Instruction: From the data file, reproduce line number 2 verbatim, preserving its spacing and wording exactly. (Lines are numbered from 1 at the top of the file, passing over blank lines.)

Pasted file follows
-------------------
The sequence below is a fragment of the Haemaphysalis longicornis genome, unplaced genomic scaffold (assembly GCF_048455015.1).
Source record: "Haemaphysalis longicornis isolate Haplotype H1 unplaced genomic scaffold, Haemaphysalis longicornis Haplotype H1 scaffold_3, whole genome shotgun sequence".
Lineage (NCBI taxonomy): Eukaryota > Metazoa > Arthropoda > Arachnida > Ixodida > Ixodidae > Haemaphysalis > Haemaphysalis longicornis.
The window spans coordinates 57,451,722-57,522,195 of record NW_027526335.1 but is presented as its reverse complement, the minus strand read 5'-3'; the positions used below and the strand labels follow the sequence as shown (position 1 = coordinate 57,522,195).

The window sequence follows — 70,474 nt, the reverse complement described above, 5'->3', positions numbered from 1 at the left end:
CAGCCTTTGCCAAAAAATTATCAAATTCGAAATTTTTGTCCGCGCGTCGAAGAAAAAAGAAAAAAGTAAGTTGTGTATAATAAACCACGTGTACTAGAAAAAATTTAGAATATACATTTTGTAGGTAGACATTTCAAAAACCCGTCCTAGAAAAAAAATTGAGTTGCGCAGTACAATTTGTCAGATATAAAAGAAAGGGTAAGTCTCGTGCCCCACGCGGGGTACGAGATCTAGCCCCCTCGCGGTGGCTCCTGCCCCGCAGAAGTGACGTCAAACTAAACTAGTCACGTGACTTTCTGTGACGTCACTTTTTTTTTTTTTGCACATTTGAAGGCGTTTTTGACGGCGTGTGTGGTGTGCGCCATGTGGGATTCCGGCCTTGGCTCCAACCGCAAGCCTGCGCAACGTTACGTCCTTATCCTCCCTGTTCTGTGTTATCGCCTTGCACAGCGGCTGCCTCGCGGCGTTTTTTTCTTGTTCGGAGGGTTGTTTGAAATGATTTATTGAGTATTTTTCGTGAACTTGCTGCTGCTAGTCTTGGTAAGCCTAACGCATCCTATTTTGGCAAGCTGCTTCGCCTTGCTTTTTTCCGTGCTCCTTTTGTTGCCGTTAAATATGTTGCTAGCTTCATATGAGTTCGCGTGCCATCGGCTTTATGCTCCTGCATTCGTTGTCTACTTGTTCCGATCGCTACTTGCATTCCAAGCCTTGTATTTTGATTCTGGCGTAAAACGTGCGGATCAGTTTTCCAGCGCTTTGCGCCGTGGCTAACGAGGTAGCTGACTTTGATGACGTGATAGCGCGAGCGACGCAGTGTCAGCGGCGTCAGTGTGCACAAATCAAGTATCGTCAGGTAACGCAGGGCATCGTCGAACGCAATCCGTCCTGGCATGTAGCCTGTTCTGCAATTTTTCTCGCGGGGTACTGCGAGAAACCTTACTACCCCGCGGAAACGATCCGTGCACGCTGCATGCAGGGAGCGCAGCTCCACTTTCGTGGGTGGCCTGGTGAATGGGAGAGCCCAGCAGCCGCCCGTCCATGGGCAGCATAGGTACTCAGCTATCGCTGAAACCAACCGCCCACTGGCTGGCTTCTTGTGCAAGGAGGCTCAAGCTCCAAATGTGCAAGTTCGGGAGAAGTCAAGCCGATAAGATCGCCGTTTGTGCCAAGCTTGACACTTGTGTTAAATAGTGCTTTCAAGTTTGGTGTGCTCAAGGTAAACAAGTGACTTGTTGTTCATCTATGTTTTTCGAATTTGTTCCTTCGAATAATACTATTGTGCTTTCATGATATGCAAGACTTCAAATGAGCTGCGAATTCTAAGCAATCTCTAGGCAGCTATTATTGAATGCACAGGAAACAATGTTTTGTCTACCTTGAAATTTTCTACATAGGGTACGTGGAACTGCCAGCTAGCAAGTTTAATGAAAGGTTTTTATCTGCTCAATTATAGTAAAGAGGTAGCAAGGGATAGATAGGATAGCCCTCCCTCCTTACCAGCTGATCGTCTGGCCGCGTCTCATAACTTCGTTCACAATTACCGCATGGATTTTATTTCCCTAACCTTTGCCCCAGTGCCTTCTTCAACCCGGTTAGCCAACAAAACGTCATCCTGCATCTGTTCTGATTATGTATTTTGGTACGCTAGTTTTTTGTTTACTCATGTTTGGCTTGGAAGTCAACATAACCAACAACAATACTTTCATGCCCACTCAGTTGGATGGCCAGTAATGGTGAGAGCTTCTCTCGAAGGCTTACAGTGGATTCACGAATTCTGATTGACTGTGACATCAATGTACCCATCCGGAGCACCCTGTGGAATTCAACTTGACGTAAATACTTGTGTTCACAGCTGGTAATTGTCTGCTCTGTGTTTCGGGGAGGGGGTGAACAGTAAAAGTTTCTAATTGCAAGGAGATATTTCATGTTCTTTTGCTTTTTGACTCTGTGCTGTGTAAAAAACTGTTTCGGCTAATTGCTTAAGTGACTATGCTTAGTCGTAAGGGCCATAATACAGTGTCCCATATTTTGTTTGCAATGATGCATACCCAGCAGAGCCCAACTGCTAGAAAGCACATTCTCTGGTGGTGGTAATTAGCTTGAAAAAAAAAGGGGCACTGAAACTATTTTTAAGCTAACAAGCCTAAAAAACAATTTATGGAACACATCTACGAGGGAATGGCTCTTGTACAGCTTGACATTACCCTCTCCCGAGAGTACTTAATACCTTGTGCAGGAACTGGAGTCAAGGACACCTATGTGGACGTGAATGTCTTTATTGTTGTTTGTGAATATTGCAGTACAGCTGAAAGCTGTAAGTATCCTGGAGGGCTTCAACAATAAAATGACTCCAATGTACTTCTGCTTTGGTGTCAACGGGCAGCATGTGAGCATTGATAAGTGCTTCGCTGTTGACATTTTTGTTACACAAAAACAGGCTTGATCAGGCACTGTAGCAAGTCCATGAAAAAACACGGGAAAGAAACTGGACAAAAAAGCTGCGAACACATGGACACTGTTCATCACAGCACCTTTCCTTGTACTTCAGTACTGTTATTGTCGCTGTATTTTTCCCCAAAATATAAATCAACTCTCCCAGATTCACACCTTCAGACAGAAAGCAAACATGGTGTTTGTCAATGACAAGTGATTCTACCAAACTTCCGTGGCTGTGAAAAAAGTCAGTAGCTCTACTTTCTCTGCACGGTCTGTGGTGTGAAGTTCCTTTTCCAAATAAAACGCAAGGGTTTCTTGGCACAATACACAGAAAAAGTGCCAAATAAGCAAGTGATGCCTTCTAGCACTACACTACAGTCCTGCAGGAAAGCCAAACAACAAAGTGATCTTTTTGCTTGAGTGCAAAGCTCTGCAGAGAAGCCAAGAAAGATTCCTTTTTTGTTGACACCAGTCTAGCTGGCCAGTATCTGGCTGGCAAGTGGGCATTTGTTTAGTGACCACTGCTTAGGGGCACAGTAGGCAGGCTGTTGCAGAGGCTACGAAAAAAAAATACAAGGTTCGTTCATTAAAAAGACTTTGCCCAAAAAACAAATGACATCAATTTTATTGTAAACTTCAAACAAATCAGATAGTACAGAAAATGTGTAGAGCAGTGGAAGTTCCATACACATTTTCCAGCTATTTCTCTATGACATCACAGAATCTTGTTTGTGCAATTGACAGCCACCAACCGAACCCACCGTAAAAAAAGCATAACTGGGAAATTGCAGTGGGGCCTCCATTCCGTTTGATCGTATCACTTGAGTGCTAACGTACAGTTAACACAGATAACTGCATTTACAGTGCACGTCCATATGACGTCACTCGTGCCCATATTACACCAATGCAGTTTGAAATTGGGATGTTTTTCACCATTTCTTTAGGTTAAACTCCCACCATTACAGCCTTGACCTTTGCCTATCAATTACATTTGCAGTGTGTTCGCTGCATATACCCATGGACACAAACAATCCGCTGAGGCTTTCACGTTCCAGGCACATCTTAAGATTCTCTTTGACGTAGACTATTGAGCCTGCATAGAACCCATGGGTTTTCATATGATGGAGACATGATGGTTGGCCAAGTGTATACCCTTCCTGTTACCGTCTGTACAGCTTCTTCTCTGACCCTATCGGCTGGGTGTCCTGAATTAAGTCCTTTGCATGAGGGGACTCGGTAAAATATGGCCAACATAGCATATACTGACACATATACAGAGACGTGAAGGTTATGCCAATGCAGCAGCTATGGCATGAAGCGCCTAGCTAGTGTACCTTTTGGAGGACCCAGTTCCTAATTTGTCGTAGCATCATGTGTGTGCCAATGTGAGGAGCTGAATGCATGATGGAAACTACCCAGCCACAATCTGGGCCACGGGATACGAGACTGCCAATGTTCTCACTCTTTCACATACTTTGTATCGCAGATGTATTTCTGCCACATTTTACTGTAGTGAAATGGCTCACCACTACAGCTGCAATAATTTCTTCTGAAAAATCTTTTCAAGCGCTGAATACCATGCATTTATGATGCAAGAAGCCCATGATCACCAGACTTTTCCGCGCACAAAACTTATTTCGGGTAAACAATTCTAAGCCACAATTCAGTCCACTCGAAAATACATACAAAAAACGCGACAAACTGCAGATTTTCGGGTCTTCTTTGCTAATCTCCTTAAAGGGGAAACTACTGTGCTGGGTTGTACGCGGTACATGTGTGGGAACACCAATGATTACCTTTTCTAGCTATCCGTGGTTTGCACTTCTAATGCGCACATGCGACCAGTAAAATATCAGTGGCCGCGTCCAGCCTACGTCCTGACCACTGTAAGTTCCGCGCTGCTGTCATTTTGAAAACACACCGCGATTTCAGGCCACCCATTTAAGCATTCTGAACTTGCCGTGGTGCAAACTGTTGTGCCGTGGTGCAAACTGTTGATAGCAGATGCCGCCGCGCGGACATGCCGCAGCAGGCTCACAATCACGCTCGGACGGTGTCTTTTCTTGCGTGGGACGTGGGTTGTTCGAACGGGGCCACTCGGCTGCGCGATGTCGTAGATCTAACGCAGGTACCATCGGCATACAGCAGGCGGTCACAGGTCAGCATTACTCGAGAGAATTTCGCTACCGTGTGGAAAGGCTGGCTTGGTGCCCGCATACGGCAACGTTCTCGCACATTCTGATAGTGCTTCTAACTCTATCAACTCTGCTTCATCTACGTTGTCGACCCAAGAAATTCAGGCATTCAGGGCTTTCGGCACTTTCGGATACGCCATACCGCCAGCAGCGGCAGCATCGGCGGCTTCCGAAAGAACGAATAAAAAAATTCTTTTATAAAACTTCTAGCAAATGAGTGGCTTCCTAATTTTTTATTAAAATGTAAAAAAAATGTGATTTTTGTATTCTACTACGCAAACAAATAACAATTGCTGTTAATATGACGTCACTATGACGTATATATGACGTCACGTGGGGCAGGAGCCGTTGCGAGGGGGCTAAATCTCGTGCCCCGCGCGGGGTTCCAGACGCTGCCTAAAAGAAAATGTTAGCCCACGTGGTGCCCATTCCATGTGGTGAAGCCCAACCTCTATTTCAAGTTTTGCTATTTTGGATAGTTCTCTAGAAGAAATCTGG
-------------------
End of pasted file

Source record: "Haemaphysalis longicornis isolate Haplotype H1 unplaced genomic scaffold, Haemaphysalis longicornis Haplotype H1 scaffold_3, whole genome shotgun sequence".